There are some truly outstanding films today. Unfortunately, many of them now cost $9, $10, $11 or more per roll.
All is not lost: a number of 35mm films cost about $5, and some even less. The king of inexpensive color negative film is Fujicolor 200, which you can often find for under $4. Kodak ColorPlus is another fine choice — it has a classic Kodak look. You can sometimes snag Kodak Gold 200 or Ultramax 400 in 24 exposure rolls for under $5, as well. Unfortunately, I don’t know a color negative film in 120 that costs less than $5. You’ll sometimes find Kodak Ektar or Kodak Portra 400 for $7 to $8, however.
You have lots of $5-and-under choices in black and white:
- Foma’s Fomapan films, in ISO 100, 200, and 400. These are often rebranded: Kosmo Foto, Arista EDU, Holga. Available in 35mm and 120.
- Kentmere films, in ISO 100 and 400. These are made by the same people who make Ilford films. 35mm only.
- Ultrafine Xtreme, in ISO 100 and 400. These are the biggest black-and-white bargains I’ve ever found. 35mm and 120.
I’ve heard reports of iffy quality control in especially the Foma films, but I’ve not had any trouble with them. But in challenging lighting conditions these bargain films sometimes return blown-out highlights or blocked-up shadows where Kodak and Ilford films perform well.
But Kodak Tri-X and Ilford HP5 Plus and FP4 Plus only cost about $7 a roll. Sometimes you can find Kodak T-Max at this price. That’s just a couple extra bucks for those times you want that extra latitude.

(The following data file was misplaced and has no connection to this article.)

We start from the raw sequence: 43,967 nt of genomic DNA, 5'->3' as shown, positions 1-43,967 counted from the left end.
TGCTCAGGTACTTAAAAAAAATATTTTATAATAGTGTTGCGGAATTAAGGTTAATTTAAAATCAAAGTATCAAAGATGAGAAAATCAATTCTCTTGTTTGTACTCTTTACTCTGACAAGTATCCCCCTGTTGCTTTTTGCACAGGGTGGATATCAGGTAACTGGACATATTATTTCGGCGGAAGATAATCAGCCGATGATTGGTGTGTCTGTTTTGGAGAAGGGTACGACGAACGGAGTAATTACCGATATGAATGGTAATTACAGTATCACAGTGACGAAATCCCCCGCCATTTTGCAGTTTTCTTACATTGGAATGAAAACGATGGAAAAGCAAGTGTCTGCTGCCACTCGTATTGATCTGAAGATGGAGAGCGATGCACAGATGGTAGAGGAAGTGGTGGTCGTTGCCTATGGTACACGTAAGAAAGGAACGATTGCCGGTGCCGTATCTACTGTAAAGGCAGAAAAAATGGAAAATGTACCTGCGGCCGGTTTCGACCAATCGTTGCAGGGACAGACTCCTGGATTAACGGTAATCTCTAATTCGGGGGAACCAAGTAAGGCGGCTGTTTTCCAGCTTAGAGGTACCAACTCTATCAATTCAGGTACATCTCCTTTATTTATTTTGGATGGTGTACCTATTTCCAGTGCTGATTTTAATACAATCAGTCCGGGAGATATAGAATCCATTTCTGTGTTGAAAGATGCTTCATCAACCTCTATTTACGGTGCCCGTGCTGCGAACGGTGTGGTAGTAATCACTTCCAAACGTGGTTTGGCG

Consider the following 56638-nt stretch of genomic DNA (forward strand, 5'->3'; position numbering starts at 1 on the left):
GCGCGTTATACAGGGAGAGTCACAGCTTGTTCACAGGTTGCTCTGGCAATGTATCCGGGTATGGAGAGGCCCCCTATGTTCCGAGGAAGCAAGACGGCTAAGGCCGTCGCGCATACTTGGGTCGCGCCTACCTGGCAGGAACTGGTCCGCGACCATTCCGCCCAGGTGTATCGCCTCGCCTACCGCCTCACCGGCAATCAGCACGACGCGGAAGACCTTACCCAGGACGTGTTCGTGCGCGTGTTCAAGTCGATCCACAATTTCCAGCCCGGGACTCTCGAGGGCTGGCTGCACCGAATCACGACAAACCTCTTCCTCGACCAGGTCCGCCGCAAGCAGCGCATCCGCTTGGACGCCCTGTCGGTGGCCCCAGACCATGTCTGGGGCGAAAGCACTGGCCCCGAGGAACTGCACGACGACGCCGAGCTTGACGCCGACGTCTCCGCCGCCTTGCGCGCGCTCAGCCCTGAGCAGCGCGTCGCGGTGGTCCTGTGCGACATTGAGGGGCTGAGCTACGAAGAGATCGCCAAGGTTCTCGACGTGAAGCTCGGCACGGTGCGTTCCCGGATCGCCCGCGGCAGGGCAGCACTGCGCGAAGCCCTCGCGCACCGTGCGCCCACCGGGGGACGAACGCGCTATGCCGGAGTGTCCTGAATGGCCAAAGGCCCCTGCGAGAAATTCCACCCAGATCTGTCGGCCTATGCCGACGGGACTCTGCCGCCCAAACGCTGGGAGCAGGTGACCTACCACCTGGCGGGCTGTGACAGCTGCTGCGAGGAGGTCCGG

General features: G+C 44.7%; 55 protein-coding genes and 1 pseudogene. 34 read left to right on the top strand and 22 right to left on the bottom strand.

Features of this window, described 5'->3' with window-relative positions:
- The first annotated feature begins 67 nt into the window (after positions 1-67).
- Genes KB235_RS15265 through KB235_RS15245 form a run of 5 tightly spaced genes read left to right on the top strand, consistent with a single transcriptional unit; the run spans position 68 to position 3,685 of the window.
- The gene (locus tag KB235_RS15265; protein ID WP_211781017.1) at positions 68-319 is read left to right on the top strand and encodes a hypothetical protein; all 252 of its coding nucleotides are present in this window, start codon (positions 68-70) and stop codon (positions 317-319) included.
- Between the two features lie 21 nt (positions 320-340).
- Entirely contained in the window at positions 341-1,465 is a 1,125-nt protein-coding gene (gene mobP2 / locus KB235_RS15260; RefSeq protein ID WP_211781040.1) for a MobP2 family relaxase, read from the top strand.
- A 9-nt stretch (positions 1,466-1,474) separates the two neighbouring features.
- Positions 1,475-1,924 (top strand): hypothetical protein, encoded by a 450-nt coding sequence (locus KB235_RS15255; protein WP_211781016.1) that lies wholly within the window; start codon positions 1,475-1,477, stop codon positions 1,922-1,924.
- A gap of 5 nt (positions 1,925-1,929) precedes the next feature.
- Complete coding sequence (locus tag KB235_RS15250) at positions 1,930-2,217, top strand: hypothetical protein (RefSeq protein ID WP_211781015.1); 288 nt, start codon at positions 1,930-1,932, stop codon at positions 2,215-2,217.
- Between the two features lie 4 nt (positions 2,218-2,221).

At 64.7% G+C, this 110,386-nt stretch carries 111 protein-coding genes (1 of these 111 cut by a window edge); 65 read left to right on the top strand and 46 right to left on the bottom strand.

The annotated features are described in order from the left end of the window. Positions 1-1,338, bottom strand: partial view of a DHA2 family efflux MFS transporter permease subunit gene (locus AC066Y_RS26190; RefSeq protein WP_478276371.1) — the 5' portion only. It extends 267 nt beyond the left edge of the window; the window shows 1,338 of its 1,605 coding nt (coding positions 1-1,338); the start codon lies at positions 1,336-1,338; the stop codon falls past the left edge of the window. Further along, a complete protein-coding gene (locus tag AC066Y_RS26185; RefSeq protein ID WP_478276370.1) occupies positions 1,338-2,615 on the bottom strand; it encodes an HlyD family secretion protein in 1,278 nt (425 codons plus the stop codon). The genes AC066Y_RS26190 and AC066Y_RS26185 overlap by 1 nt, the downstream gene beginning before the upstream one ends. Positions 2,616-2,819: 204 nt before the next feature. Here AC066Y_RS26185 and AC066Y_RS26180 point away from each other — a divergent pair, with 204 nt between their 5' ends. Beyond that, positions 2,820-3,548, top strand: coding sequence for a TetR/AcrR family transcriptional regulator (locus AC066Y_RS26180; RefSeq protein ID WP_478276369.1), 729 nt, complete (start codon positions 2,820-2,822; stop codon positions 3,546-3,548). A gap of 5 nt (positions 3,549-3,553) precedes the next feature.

I based all of these prices on what is listed today at B&H and the Film Photography Store. You can buy film online at lots of places; here are the places I recommend.
I know some of you are poised to comment: Buy film in bulk and load your own 35mm cartridges! After you buy a bulk loader, yes, this can cut the cost per roll. But bulk-loaded cartridges don’t have DX coding, which eliminates a lot of cameras. Also, cameras that wind automatically have been known to pull the film end right out of the cartridge. This is why I’ve shied away. But bulk loading might work for you, and can slash film costs.
I really miss taking my film to the drug store or to Costco and getting serviceable developing and scans for as little as $6! But even when I was doing this, I knew these services were nearing their end. There just wasn’t enough business to sustain them.
Mail-in developing is where it’s at, and where it’s been at for at least a decade now. There’s been an explosion of small labs! But most of them are expensive. Many of the well-known labs have nudged their prices high.
All is not yet lost. Here are two less-expensive labs that I use.
Fulltone Photo: They charge $7 to process and scan 35mm color negative film, $7.50 for 120 color negative, $8 for 35mm b/w, and $8.50 for 120 b/w. If you spend $15 or more, they waive their $4.50 return shipping charge.
Dwayne’s Photo: This well-known lab charges $9 to process and scan 35mm or 120 color negative film, and $11 for 120 or 35mm black-and-white film. Shipping is $5 for the first roll and 50 cents for each additional roll.
Persistent Googling might turn up other inexpensive labs. If you know of any, let me know in the comments!
Developing your own film can dramatically cut costs. But first, you must buy a bunch of developing equipment and a film scanner. If you buy everything new, you’re laying out no less than $250. Each roll costs you time, especially in scanning, and there’s a learning curve to get consistently good results. But if you shoot a ton of film, after a long while you will break even and then start to save money this way.
There you have it: my best tips for saving money in film photography. If you have more of your own, share them in the comments!